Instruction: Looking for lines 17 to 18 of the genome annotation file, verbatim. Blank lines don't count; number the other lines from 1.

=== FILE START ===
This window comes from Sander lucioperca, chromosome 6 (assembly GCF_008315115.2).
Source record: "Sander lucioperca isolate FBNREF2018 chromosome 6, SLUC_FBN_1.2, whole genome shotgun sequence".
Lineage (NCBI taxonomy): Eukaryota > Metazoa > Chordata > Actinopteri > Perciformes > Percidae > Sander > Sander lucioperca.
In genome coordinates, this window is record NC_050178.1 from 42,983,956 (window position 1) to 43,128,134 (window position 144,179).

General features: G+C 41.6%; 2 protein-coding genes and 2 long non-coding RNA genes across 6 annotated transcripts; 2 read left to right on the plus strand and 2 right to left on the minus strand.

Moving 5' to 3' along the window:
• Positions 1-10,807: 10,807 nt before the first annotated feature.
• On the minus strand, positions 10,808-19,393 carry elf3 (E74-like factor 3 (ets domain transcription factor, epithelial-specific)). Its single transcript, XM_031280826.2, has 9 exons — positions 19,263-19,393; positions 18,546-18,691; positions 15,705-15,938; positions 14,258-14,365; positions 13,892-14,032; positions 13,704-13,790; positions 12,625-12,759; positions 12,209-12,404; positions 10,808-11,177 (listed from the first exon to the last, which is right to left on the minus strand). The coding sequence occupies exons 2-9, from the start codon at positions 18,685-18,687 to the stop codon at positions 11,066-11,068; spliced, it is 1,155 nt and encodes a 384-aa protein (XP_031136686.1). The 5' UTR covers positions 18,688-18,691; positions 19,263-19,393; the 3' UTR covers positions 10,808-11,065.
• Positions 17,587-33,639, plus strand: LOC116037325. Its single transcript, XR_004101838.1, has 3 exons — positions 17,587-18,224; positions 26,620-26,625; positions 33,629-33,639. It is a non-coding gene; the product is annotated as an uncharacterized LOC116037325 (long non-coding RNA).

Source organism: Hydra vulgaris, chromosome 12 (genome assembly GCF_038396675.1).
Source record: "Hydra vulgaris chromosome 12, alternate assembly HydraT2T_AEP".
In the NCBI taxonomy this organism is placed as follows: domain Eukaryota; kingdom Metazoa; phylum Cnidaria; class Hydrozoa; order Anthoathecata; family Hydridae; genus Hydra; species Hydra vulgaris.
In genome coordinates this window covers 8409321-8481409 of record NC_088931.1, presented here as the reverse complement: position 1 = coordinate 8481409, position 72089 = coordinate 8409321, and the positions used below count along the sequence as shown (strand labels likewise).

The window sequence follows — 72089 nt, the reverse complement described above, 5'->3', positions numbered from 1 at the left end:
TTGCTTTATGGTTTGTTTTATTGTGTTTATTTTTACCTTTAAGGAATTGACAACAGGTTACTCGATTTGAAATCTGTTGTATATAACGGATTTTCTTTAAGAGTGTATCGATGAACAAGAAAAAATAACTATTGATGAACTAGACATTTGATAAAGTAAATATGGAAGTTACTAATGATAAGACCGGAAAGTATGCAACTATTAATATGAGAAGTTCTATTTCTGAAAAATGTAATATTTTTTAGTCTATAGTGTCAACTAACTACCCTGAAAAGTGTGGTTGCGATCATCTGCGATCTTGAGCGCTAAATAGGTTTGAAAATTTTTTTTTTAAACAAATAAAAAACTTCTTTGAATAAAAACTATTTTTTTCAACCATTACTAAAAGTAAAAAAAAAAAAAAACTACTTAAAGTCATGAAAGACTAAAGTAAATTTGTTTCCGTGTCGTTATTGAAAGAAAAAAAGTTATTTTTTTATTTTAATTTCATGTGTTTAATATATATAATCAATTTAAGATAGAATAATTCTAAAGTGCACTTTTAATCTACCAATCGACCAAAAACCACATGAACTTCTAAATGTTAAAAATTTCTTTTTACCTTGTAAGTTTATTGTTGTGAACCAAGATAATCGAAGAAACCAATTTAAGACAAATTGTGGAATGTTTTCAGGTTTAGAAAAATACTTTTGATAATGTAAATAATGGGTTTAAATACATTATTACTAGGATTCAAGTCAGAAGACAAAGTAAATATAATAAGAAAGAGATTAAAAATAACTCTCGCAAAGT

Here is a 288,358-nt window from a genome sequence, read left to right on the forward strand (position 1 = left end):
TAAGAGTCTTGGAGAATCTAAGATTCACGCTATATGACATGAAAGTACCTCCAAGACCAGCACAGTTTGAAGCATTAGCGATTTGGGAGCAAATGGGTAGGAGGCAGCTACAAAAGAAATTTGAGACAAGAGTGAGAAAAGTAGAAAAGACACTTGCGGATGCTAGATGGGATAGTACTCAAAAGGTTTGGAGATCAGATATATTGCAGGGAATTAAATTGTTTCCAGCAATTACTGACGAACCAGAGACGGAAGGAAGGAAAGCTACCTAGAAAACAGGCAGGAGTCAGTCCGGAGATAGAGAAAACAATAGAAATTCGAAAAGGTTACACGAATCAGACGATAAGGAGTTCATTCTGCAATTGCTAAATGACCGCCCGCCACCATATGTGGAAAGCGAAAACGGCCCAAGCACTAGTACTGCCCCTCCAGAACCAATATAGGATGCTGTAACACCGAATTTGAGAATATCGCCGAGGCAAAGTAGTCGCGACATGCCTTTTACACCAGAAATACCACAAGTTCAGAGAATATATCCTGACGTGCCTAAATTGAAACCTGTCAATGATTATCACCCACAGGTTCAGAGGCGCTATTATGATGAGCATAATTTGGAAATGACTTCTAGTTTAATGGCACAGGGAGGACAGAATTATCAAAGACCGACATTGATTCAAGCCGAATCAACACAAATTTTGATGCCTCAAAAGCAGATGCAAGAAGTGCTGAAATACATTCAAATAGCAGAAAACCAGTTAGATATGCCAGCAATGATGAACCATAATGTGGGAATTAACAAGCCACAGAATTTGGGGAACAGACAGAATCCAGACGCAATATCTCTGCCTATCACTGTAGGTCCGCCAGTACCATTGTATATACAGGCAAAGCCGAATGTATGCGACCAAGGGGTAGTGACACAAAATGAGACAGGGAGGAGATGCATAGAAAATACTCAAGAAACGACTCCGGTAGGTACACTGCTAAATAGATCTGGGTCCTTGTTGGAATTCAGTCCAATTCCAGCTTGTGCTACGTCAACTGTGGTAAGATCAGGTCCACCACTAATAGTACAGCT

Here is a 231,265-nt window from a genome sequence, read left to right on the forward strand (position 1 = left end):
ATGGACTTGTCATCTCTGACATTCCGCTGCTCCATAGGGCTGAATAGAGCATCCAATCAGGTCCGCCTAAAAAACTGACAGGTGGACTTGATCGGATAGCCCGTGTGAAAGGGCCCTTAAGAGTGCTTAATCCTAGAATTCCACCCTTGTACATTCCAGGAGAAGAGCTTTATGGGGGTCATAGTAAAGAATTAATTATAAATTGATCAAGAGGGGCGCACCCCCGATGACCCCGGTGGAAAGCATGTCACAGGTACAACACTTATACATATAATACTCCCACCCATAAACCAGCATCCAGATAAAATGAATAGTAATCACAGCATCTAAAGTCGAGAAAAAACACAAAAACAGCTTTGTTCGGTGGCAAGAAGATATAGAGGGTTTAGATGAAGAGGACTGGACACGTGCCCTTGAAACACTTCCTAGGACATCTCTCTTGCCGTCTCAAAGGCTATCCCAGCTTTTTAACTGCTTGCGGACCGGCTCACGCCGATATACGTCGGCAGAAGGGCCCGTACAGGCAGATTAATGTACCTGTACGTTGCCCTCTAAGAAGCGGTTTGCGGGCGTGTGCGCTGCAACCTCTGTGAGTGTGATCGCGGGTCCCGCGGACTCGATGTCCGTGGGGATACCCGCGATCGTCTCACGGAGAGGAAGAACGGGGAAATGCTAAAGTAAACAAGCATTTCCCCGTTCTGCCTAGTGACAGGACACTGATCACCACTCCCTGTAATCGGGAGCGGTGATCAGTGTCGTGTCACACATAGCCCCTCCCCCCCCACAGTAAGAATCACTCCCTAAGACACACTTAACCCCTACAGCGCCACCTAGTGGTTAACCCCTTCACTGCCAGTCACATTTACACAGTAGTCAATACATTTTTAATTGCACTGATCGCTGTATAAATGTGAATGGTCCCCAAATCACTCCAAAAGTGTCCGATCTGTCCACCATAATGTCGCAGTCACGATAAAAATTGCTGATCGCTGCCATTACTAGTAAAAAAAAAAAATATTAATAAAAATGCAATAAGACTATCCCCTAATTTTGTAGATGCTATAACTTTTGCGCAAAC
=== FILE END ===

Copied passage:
TAAGAGTCTTGGAGAATCTAAGATTCACGCTATATGACATGAAAGTACCTCCAAGACCAGCACAGTTTGAAGCATTAGCGATTTGGGAGCAAATGGGTAGGAGGCAGCTACAAAAGAAATTTGAGACAAGAGTGAGAAAAGTAGAAAAGACACTTGCGGATGCTAGATGGGATAGTACTCAAAAGGTTTGGAGATCAGATATATTGCAGGGAATTAAATTGTTTCCAGCAATTACTGACGAACCAGAGACGGAAGGAAGGAAAGCTACCTAGAAAACAGGCAGGAGTCAGTCCGGAGATAGAGAAAACAATAGAAATTCGAAAAGGTTACACGAATCAGACGATAAGGAGTTCATTCTGCAATTGCTAAATGACCGCCCGCCACCATATGTGGAAAGCGAAAACGGCCCAAGCACTAGTACTGCCCCTCCAGAACCAATATAGGATGCTGTAACACCGAATTTGAGAATATCGCCGAGGCAAAGTAGTCGCGACATGCCTTTTACACCAGAAATACCACAAGTTCAGAGAATATATCCTGACGTGCCTAAATTGAAACCTGTCAATGATTATCACCCACAGGTTCAGAGGCGCTATTATGATGAGCATAATTTGGAAATGACTTCTAGTTTAATGGCACAGGGAGGACAGAATTATCAAAGACCGACATTGATTCAAGCCGAATCAACACAAATTTTGATGCCTCAAAAGCAGATGCAAGAAGTGCTGAAATACATTCAAATAGCAGAAAACCAGTTAGATATGCCAGCAATGATGAACCATAATGTGGGAATTAACAAGCCACAGAATTTGGGGAACAGACAGAATCCAGACGCAATATCTCTGCCTATCACTGTAGGTCCGCCAGTACCATTGTATATACAGGCAAAGCCGAATGTATGCGACCAAGGGGTAGTGACACAAAATGAGACAGGGAGGAGATGCATAGAAAATACTCAAGAAACGACTCCGGTAGGTACACTGCTAAATAGATCTGGGTCCTTGTTGGAATTCAGTCCAATTCCAGCTTGTGCTACGTCAACTGTGGTAAGATCAGGTCCACCACTAATAGTACAGCT

Here is a 231,265-nt window from a genome sequence, read left to right on the forward strand (position 1 = left end):